The Function of Public International Law

Author: Jan Anne Vos
Publisher: Springer Science & Business Media
ISBN: 9067048615
Format: PDF, Kindle
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This book addresses fundamental aspects of the concept of public international law in both theory and practice. The argument developed by the author is that, underlying the traditional, horizontal, structure of public international law, a vertical structure of the concept of law may be discerned. This vertical structure is seen unfolding into two, mutually exclusive, frameworks: a framework of obligation, accounting for obligations, and a framework of authorization, accounting for rights. The problem then arising is that a concept of public international law which only admits either rights or obligations cannot be regarded as coherent. The author, however, takes and substantiates the position that coherence can be achieved by suppressing the mutual exclusivity of both frameworks. This move paves the way to formulating the function of public international law in terms of the constituting of international society. Since in public international law the theoretical aspects profoundly affect practice, this book is not only of interest to academics, but also for practitioners, such as officials of foreign offices and international institutions.

Reciprocity in International Law

Author: Shahrad Nasrolahi Fard
Publisher: Routledge
ISBN: 131731218X
Format: PDF, ePub, Docs
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In international relations, reciprocity describes an environment in which States support one another for short- or long-term advantage through the balancing of rights, duties and interests. This book examines reciprocity in the context of international law. It considers the role reciprocity plays in the creation and development of international law as well as in the interpretation and application of international law. The book illuminates the reciprocal framework of international law and international relations by examining the role reciprocity plays in different types of States’ obligations, including bilateral, bilateralisable multilateral, non-bilateralisable multilateral and obligations erga omnes. The book examines how reciprocity is intertwined with the principle of equality, as the rights and obligations of States are equal irrespective of size and economic or military strength, and the beneficial effects of reciprocity in creating stability and cooperation amongst States.

Public International Law

Author: Gideon Boas
Publisher: Edward Elgar Publishing
ISBN: 0857939564
Format: PDF
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'Gideon Boas's experience as an international litigator and his renown as an academic practitioner means he was well-placed to write a book on international law that both covers this growing field and enters it at key moments to illustrate important themes. This book accomplishes the difficult task of offering a wide-ranging perspective on the whole field, as well as conveying the ferment that surrounds it. Students of international law will derive great benefit from it.' – Gerry Simpson, University of Melbourne, Australia Public International Law offers a comprehensive understanding of international law as well as a fresh and highly accessible approach. While explaining the theory and development of international law, this work also examines how it functions in practice. Case studies and recent examples are infused in the discussion on each topic, and critical perspectives on the principles are given prominence, building an understanding of how and why the international legal system operates in the way it does and where it is heading. For each principle, the book starts by explaining the theoretical foundations in detail before illustrating how these principles function in practice. Features include: • a focus on fundamental principles of international law rather than specialist sub-topics; • integrated and contextual explanation of political and extra-legal dimension of international legal system; • principles of international law placed within a contemporary real-life context; • traditional and contemporary case studies explained in the context of legal principles; and • uniform structure to facilitate understanding. With insight founded on the author's many years of experience as a practitioner and academic in the field of international law, this work will offer legal practitioners, policy makers and students, both undergraduate and postgraduate, an invaluable insight into the field of international law.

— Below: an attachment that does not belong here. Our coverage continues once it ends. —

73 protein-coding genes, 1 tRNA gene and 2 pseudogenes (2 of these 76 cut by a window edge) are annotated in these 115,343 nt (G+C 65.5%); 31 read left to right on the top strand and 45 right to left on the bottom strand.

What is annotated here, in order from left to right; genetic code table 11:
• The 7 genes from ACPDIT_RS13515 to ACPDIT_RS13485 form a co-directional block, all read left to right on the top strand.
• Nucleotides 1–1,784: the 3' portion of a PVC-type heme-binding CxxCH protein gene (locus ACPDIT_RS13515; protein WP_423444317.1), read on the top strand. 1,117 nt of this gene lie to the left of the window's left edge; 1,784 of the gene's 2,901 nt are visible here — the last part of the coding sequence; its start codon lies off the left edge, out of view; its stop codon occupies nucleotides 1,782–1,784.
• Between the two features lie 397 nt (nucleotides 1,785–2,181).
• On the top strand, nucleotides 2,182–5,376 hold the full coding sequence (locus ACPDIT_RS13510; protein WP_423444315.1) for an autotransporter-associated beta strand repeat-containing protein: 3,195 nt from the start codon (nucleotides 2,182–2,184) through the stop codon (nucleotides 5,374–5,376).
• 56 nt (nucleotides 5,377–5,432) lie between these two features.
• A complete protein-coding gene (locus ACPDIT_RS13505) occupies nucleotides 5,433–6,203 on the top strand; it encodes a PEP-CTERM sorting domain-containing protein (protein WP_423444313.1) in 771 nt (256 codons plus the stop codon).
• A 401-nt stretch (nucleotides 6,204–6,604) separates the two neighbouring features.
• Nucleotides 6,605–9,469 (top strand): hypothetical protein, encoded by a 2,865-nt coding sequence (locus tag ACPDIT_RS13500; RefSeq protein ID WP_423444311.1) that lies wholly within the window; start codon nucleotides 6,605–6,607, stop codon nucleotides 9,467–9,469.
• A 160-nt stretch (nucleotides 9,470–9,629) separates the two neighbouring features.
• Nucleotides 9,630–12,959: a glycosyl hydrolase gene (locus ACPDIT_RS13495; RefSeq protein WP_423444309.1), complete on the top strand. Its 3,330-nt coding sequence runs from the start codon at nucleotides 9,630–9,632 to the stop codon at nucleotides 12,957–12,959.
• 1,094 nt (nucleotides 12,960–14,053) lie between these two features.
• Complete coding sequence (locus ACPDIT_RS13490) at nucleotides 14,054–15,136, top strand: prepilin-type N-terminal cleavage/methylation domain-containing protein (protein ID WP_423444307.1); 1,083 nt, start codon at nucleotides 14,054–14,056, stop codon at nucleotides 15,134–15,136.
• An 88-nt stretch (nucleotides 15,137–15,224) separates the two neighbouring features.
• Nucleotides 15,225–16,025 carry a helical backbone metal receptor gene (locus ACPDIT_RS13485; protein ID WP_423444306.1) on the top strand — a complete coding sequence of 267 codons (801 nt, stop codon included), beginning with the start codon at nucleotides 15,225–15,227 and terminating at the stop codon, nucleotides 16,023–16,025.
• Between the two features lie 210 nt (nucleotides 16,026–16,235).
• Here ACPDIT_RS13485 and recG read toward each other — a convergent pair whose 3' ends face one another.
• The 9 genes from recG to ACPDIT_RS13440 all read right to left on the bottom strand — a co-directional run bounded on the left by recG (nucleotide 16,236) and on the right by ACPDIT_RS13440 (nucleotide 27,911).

The Function of Law in the International Community

Author: Hersch Lauterpacht
Publisher: The Lawbook Exchange, Ltd.
ISBN: 1584770902
Format: PDF, ePub, Mobi
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Lauterpacht, H[ersch]. The Function of Law in the International Community. Oxford: Clarendon Press, 1933. xxvi, 470 pp. Reprinted 2000 by The Lawbook Exchange, Ltd. LCCN 00-022124. ISBN 1-58477-090-2. Cloth. $90. * Lauterpacht disputes the widely held viewpoint in the international community that international law has inherent limitations and is incapable of unification, and presents his treatise in a well-researched technical format. "While on the surface Dr. Lauterpacht's study is an analysis of the judicial process, it embraces practically the whole philosophy of international law. However, it is less the scope than the manner of handling the subject which makes this book one of the most outstanding contributions to the science of international law." Francis Deak, Columbia Law Review 34:797. Marke, A Catalogue of the Law Collection at New York University 637.